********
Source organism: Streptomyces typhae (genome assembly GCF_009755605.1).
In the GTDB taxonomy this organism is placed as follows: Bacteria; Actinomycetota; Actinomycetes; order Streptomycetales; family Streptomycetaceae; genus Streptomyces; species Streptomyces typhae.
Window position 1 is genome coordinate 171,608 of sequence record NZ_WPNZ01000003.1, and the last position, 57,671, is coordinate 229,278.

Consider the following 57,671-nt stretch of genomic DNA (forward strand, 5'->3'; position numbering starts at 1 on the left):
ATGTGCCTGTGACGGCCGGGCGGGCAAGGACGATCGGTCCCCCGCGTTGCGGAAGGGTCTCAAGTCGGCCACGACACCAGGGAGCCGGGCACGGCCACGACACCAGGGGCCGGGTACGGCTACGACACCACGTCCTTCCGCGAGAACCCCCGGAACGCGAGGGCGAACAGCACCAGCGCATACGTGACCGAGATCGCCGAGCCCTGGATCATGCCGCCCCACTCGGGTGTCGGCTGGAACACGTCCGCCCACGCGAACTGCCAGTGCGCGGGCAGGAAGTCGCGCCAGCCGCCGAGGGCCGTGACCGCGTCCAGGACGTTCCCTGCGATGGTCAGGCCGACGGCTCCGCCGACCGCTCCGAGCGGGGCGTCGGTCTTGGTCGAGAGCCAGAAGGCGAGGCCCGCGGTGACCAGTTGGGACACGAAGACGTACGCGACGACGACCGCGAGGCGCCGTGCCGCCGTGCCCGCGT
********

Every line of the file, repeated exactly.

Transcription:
Source organism: Streptomyces typhae (genome assembly GCF_009755605.1).
In the GTDB taxonomy this organism is placed as follows: Bacteria; Actinomycetota; Actinomycetes; order Streptomycetales; family Streptomycetaceae; genus Streptomyces; species Streptomyces typhae.
Window position 1 is genome coordinate 171,608 of sequence record NZ_WPNZ01000003.1, and the last position, 57,671, is coordinate 229,278.

Consider the following 57,671-nt stretch of genomic DNA (forward strand, 5'->3'; position numbering starts at 1 on the left):
ATGTGCCTGTGACGGCCGGGCGGGCAAGGACGATCGGTCCCCCGCGTTGCGGAAGGGTCTCAAGTCGGCCACGACACCAGGGAGCCGGGCACGGCCACGACACCAGGGGCCGGGTACGGCTACGACACCACGTCCTTCCGCGAGAACCCCCGGAACGCGAGGGCGAACAGCACCAGCGCATACGTGACCGAGATCGCCGAGCCCTGGATCATGCCGCCCCACTCGGGTGTCGGCTGGAACACGTCCGCCCACGCGAACTGCCAGTGCGCGGGCAGGAAGTCGCGCCAGCCGCCGAGGGCCGTGACCGCGTCCAGGACGTTCCCTGCGATGGTCAGGCCGACGGCTCCGCCGACCGCTCCGAGCGGGGCGTCGGTCTTGGTCGAGAGCCAGAAGGCGAGGCCCGCGGTGACCAGTTGGGACACGAAGACGTACGCGACGACGACCGCGAGGCGCCGTGCCGCCGTGCCCGCGT